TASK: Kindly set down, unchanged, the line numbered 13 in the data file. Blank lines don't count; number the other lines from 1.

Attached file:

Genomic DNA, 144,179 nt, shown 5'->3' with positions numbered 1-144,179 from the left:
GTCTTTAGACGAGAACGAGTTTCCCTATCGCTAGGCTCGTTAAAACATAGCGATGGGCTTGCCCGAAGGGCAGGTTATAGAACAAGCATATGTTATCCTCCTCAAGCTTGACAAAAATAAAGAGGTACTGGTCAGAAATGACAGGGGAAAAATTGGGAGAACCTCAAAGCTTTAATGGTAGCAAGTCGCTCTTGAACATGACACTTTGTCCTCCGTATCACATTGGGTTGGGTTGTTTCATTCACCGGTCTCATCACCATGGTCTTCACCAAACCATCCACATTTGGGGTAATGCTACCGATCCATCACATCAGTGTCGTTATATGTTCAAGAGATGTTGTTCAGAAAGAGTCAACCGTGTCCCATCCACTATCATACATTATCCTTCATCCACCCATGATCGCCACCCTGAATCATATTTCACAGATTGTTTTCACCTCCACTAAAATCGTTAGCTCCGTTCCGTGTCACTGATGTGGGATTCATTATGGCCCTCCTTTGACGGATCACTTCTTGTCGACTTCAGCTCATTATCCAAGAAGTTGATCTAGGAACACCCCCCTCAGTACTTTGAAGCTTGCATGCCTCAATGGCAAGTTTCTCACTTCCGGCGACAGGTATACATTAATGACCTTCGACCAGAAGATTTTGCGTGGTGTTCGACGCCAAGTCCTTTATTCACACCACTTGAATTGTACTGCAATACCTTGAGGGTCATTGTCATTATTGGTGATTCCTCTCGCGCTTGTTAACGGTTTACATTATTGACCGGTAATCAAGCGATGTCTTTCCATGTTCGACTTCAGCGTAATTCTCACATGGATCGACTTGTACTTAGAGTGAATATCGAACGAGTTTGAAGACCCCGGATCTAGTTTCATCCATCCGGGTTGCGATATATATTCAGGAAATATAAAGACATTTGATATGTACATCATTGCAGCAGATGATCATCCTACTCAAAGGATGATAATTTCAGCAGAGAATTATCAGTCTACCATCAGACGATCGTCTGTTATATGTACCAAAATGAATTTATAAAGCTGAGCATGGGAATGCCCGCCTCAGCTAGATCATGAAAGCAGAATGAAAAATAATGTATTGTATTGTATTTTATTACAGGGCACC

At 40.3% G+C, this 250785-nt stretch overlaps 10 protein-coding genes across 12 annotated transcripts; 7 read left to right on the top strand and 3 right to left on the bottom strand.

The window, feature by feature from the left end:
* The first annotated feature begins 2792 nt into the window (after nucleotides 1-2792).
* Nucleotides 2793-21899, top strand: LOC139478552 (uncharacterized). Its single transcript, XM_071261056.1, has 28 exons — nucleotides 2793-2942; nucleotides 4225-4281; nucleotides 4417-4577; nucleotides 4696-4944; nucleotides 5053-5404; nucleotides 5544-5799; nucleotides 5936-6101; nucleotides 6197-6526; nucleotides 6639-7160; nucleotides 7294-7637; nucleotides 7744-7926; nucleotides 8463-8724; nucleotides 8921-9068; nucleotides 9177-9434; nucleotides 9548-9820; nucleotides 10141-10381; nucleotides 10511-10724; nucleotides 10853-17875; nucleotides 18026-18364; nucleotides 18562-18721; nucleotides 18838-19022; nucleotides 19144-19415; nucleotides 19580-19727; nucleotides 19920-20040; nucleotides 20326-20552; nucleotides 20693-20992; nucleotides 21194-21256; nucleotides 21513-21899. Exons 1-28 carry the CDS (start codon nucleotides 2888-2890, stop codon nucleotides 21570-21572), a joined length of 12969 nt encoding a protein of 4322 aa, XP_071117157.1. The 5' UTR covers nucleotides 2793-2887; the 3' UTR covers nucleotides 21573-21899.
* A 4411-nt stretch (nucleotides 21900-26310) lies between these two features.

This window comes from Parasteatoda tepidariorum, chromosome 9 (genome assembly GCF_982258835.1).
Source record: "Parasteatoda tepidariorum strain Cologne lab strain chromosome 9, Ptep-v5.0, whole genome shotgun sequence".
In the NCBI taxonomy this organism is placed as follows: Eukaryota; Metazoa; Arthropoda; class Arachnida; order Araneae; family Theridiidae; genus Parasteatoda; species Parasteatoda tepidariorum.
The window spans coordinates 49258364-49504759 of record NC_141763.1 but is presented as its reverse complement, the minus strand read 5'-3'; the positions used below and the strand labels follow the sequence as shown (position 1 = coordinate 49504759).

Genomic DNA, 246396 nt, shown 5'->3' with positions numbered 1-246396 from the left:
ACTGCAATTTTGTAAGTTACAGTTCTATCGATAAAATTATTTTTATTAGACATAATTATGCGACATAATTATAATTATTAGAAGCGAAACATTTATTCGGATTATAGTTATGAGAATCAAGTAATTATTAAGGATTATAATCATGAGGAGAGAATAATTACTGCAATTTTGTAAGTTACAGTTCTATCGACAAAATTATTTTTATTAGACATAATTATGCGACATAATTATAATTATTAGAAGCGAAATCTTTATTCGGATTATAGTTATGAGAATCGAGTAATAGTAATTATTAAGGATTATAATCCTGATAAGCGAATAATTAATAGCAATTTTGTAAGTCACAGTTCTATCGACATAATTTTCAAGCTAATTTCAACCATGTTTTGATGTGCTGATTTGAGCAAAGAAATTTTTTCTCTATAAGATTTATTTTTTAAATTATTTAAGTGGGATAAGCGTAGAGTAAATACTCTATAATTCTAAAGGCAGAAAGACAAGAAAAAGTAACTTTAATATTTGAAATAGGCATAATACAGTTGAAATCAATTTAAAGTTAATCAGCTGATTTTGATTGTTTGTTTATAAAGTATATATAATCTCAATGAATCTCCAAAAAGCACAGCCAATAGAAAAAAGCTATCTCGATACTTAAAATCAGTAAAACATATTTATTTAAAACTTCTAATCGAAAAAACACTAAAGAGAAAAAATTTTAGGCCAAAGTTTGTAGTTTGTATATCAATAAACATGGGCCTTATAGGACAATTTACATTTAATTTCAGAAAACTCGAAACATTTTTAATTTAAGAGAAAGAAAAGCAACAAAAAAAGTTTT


ACTGCAATTTTGTAAGTTACAGTTCTATCGATAAAATTATTTTTATTAGACATAATTATGCGACATAATTATAATTATTAGAAGCGAAACATTTATTCGGATTATAGTTATGAGAATCAAGTAATTATTAAGGATTATAATCATGAGGAGAGAATAATTACTGCAATTTTGTAAGTTACAGTTCTATCGACAAAATTATTTTTATTAGACATAATTATGCGACATAATTATAATTATTAGAAGCGAAATCTTTATTCGGATTATAGTTATGAGAATCGAGTAATAGTAATTATTAAGGATTATAATCCTGATAAGCGAATAATTAATAGCAATTTTGTAAGTCACAGTTCTATCGACATAATTTTCAAGCTAATTTCAACCATGTTTTGATGTGCTGATTTGAGCAAAGAAATTTTTTCTCTATAAGATTTATTTTTTAAATTATTTAAGTGGGATAAGCGTAGAGTAAATACTCTATAATTCTAAAGGCAGAAAGACAAGAAAAAGTAACTTTAATATTTGAAATAGGCATAATACAGTTGAAATCAATTTAAAGTTAATCAGCTGATTTTGATTGTTTGTTTATAAAGTATATATAATCTCAATGAATCTCCAAAAAGCACAGCCAATAGAAAAAAGCTATCTCGATACTTAAAATCAGTAAAACATATTTATTTAAAACTTCTAATCGAAAAAACACTAAAGAGAAAAAATTTTAGGCCAAAGTTTGTAGTTTGTATATCAATAAACATGGGCCTTATAGGACAATTTACATTTAATTTCAGAAAACTCGAAACATTTTTAATTTAAGAGAAAGAAAAGCAACAAAAAAAGTTTT